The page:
The debate on how good Canada’s health care service is, whether it could be a market for inbound as well as outbound medical tourism, and the role of insurance, has become rather bitter internally; while much comment on it from the USA has been more concerned with ‘proving” the speaker’s argument that it shows how good/bad etc. is US healthcare reform.
So it is interesting to get an unbiased viewpoint from Europe. European health-care expert Johan Hjertqvist says that long waiting lists, a lack of patient rights and slow development of new medicines, are among the more problematic areas that make Canada's health-care system inferior to European systems. Hjertqvist runs Health Consumer Powerhouse, a Swedish-based company that compares health-care systems from around the world, “This is a very old and sloppy system, and that should not be the case," he said.
Health Consumer Powerhouse and think tank Frontier Centre for Public Policy recently released a report outlining how Canada's health-care system matches up to European systems. The 3rd annual Euro-Canada Health Consumer Index evaluates the consumer-friendliness of Canada's healthcare system. It compares Canada to 33 European countries by assessing the extent to which each national healthcare system meets the needs of healthcare users. Overall, Canada finished 25th out of 34 countries. In Canada, wait times for diagnostic exams such as an MRI can last for months, while the typical wait time in top European countries is less than one week.
Hjertqvist said: “According to the study, Canada spends over $3,500 per person on health care, one of the highest rates among the countries studied. Despite that, Canada has very long waiting lists in comparison with European systems. Canadians think it is reasonable that people should wait over one year or two years for treatment. Nowadays, you expect that you should be able to access a new mobile phone or whatever, and no one says it will take 18 months to get a new television. I think it is much more important to have a new hip than a new television, you should not have to wait 18 months for a hip replacement."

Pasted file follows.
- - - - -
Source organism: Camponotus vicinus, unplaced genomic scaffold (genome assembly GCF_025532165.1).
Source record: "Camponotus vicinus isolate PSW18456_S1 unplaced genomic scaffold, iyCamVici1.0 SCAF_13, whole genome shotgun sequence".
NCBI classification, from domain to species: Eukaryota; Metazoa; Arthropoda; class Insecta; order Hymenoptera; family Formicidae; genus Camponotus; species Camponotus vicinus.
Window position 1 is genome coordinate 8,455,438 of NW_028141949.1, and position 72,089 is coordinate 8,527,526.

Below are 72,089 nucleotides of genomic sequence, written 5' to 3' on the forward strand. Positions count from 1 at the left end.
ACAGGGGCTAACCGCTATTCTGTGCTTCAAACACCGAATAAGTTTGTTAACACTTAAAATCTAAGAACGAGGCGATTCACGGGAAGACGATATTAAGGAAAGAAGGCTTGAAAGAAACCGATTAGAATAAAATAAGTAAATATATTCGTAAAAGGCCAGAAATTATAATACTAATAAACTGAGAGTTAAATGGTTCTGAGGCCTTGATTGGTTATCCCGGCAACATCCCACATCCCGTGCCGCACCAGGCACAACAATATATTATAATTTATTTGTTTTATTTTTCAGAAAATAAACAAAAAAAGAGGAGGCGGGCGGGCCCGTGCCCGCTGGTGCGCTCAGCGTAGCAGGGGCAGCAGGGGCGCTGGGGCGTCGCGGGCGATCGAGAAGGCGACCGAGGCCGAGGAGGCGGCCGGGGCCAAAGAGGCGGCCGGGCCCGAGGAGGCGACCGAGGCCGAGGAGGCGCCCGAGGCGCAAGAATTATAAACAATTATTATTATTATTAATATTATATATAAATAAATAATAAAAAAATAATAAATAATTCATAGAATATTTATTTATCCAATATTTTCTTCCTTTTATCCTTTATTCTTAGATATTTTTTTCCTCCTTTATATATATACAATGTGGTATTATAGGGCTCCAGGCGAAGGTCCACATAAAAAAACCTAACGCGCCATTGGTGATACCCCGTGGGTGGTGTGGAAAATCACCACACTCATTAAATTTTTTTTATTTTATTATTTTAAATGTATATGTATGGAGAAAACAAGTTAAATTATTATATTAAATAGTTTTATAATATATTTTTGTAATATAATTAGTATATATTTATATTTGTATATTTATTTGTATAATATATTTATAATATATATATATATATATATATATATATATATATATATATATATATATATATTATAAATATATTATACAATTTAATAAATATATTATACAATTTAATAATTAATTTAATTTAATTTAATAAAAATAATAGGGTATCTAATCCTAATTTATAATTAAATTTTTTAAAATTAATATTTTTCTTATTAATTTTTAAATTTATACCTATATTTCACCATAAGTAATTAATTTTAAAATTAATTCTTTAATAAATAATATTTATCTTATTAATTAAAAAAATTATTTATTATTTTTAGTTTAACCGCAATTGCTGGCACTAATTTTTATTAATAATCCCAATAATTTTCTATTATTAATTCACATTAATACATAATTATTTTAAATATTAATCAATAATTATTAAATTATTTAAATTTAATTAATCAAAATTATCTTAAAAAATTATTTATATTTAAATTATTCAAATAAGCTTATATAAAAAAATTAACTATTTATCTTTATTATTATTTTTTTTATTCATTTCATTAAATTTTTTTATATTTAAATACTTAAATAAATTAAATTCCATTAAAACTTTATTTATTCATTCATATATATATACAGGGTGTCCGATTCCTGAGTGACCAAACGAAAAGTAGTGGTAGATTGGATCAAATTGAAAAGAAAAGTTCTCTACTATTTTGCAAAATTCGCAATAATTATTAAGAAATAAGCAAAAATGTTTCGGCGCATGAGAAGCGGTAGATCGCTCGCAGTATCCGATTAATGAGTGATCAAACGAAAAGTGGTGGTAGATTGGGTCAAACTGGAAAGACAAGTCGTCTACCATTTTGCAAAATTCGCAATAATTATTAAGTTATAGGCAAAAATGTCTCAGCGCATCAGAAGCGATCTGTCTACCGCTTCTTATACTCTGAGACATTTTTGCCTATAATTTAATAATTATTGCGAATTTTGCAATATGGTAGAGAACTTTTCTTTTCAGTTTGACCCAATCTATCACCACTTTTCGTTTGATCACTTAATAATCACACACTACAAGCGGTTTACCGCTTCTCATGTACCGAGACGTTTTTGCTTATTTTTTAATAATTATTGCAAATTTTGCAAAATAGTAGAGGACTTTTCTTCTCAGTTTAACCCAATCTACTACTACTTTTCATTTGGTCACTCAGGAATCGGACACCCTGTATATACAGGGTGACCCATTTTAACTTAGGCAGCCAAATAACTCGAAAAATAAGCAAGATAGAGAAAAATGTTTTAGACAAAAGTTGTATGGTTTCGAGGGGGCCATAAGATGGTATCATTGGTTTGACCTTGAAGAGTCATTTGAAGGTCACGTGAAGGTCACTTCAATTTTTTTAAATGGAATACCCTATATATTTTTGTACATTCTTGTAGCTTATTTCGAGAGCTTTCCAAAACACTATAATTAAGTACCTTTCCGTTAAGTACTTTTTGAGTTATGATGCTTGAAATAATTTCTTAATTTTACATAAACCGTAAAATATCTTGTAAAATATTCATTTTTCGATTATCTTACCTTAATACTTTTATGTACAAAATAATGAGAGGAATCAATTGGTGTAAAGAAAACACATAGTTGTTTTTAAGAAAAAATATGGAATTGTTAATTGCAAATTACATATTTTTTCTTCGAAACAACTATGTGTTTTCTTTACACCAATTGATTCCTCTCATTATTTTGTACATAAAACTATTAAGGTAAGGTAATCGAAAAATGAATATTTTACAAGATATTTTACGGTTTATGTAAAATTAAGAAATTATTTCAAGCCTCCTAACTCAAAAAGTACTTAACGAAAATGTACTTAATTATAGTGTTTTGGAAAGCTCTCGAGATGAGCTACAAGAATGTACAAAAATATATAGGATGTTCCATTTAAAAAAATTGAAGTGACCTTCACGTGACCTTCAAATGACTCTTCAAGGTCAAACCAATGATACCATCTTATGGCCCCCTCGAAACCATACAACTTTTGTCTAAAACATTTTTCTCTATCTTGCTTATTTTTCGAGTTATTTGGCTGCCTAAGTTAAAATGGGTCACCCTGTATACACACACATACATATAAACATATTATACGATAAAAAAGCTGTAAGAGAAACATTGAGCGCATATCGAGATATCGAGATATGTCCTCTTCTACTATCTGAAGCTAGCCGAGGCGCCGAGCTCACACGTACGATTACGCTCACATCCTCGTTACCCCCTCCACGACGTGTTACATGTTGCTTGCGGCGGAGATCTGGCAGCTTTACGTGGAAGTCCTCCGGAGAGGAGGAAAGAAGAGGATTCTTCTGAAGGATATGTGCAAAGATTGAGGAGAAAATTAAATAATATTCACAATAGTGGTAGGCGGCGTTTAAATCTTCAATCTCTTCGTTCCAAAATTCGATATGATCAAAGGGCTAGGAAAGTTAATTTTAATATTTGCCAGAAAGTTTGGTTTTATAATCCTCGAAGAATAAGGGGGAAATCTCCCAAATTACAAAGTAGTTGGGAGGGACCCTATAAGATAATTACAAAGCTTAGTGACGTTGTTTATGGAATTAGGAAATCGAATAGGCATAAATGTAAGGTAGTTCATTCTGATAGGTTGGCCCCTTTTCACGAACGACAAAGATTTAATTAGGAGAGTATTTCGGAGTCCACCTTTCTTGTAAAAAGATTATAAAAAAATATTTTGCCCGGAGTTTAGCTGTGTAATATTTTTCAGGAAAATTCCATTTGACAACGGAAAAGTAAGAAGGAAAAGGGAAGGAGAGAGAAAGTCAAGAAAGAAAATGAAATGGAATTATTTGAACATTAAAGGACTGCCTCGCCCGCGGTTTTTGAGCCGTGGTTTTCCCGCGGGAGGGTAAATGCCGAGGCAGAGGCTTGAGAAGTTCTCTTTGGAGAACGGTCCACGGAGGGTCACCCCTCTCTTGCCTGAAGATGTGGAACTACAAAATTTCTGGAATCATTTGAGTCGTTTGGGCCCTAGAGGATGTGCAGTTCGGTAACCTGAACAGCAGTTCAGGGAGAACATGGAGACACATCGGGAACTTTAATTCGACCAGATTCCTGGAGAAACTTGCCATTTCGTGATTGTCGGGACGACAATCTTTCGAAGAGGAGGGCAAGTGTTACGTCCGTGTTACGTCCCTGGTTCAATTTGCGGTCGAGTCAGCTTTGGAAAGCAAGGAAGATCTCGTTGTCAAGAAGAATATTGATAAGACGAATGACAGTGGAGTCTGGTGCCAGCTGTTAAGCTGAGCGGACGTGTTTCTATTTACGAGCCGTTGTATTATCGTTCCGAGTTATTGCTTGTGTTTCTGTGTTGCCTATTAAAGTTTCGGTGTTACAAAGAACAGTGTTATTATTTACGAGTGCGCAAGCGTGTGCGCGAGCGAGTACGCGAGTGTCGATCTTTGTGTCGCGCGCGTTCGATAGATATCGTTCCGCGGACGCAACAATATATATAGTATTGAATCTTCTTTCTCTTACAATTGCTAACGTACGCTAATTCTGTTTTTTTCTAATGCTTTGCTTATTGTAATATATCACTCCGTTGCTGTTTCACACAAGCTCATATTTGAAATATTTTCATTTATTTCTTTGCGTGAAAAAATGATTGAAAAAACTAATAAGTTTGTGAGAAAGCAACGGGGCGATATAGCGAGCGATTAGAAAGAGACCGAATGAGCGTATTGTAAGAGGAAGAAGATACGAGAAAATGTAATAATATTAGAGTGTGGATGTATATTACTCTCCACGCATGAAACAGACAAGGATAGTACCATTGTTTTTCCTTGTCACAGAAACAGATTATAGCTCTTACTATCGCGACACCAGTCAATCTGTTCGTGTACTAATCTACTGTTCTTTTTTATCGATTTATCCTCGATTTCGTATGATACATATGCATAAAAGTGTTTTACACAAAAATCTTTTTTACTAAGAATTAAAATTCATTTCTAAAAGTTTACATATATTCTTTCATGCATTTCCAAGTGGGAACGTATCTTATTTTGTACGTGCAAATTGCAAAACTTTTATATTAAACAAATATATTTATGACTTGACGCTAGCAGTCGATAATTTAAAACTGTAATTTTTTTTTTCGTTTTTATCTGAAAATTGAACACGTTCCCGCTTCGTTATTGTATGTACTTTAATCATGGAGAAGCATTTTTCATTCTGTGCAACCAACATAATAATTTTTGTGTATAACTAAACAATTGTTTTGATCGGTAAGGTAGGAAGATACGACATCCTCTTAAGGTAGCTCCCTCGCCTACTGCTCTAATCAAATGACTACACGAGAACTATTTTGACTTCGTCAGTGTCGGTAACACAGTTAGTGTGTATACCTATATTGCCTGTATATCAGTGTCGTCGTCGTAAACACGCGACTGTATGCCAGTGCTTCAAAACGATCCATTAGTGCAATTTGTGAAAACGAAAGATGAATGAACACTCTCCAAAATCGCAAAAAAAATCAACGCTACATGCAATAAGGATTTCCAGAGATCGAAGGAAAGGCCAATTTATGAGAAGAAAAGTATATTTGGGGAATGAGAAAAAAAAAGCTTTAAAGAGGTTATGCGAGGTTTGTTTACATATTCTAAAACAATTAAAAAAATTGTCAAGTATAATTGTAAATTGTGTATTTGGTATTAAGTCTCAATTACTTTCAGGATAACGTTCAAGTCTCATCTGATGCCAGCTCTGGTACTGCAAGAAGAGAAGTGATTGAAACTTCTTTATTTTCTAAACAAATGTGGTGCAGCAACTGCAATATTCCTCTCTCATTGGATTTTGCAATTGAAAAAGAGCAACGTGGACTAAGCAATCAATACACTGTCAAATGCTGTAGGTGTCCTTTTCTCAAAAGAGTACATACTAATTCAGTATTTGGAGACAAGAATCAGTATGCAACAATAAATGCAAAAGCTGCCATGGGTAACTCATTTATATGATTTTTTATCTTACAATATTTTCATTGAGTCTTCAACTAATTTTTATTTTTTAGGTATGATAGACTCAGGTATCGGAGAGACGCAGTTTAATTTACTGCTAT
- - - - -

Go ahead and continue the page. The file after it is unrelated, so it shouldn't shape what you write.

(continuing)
France, Belgium and the Netherlands have some of the best healthcare systems in Europe and have diagnostic and orthopedic surgery waiting lists of around a week, whereas in Canada, waiting lists can swell to years. The report highlights that having little access to health care, as in the case of waiting lists, has an enormous effect on Canadian budgets, because it is expensive to have someone not working and getting paid for sick leave. The Canadian health-care system needs more contracted private health-care providers in order to improve patient access to treatment.
According to the study, Canada is behind several European health-care systems in terms of patient rights and information, and Canada needs a legislative guarantee of patients' rights and an easier method for attempting to seek a second opinion. The development of new medicines has been a weak spot for Canada, although there has been some improvement over the past few years. One area in which Canada excels is patient outcome.
According to the report, Canada has a "Beveridge model health-care system, where a single organization handles the financing and provisions of the system. The Netherlands has the best overall health-care system in the study and uses the Bismarck model that consists of several insurance organizations that exist independently of the health-care providers in the country.”
The former president of the Canadian Medical Association (CMA), Dr. Brian Day, has always been an advocate for Canada promoting medical tourism, especially from the U.S., as a way to raise funds for the country’s financially stretched health budget. Day argues that it makes sense to seek additional sources of income and that the U.S. could be Canada’s major medical tourism source market. It could also attract patients from other regions such as the Pacific Rim.
Day suggests that Canada can greatly discount treatment costs in the U.S. and offer world-class care, but it is not currently possible as the healthcare system is based on rationing and waiting lists. This prevents skilled health workers from obtaining full-time work and creates a peculiar paradox where, despite being in short supply, they are forced to leave the country.
He argues that a Canadian medical tourism industry will increase training, recruitment and retention of health workers. It will create new, well-paying, long-term quality jobs and encourage investment in hospital and medical school infrastructure and new medical technology. Dr. Day says that British Columbia should be the first Canadian province to embrace the concept of international centers of excellence in Canada, and that a beneficial by-product of medical tourism will be the elimination of rationed access and waiting lists for Canadian patients.
CMA President Anne Doig says: "If we want to save medicare, we have to change it. While Canadians like to think that we have the best health care system in the world, the facts say otherwise. Transformation is needed to ease pressure that is increasing in all sectors of the health care system. 25% to 30% of people in acute care beds should not even be in hospital, as they need 24-hour supervised care, not hospital care. Either change the healthcare system or prepare for its demise.”